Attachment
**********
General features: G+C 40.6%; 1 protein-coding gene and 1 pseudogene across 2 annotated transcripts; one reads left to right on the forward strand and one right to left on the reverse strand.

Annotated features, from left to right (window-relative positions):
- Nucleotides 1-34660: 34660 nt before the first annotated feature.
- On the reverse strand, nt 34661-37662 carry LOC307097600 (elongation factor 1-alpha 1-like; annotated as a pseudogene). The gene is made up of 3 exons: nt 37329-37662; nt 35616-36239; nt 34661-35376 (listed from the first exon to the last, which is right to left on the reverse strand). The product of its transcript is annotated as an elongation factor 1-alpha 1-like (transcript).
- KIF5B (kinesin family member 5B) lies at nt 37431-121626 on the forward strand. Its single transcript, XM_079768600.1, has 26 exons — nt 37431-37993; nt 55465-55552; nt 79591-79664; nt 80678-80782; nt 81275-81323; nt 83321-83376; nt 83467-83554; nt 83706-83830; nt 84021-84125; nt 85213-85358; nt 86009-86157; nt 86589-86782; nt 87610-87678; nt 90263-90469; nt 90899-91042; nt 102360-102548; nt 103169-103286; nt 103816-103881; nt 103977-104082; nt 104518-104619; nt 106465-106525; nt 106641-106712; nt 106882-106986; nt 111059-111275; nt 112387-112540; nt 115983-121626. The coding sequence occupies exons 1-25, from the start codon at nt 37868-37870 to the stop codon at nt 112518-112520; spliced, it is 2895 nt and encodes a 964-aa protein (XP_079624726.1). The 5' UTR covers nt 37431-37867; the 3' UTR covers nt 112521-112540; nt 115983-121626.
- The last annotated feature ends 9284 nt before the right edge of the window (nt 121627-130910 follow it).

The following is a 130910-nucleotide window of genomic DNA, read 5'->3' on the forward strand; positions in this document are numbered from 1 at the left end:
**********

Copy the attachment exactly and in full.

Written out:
General features: G+C 40.6%; 1 protein-coding gene and 1 pseudogene across 2 annotated transcripts; one reads left to right on the forward strand and one right to left on the reverse strand.

Annotated features, from left to right (window-relative positions):
- Nucleotides 1-34660: 34660 nt before the first annotated feature.
- On the reverse strand, nt 34661-37662 carry LOC307097600 (elongation factor 1-alpha 1-like; annotated as a pseudogene). The gene is made up of 3 exons: nt 37329-37662; nt 35616-36239; nt 34661-35376 (listed from the first exon to the last, which is right to left on the reverse strand). The product of its transcript is annotated as an elongation factor 1-alpha 1-like (transcript).
- KIF5B (kinesin family member 5B) lies at nt 37431-121626 on the forward strand. Its single transcript, XM_079768600.1, has 26 exons — nt 37431-37993; nt 55465-55552; nt 79591-79664; nt 80678-80782; nt 81275-81323; nt 83321-83376; nt 83467-83554; nt 83706-83830; nt 84021-84125; nt 85213-85358; nt 86009-86157; nt 86589-86782; nt 87610-87678; nt 90263-90469; nt 90899-91042; nt 102360-102548; nt 103169-103286; nt 103816-103881; nt 103977-104082; nt 104518-104619; nt 106465-106525; nt 106641-106712; nt 106882-106986; nt 111059-111275; nt 112387-112540; nt 115983-121626. The coding sequence occupies exons 1-25, from the start codon at nt 37868-37870 to the stop codon at nt 112518-112520; spliced, it is 2895 nt and encodes a 964-aa protein (XP_079624726.1). The 5' UTR covers nt 37431-37867; the 3' UTR covers nt 112521-112540; nt 115983-121626.
- The last annotated feature ends 9284 nt before the right edge of the window (nt 121627-130910 follow it).

The following is a 130910-nucleotide window of genomic DNA, read 5'->3' on the forward strand; positions in this document are numbered from 1 at the left end: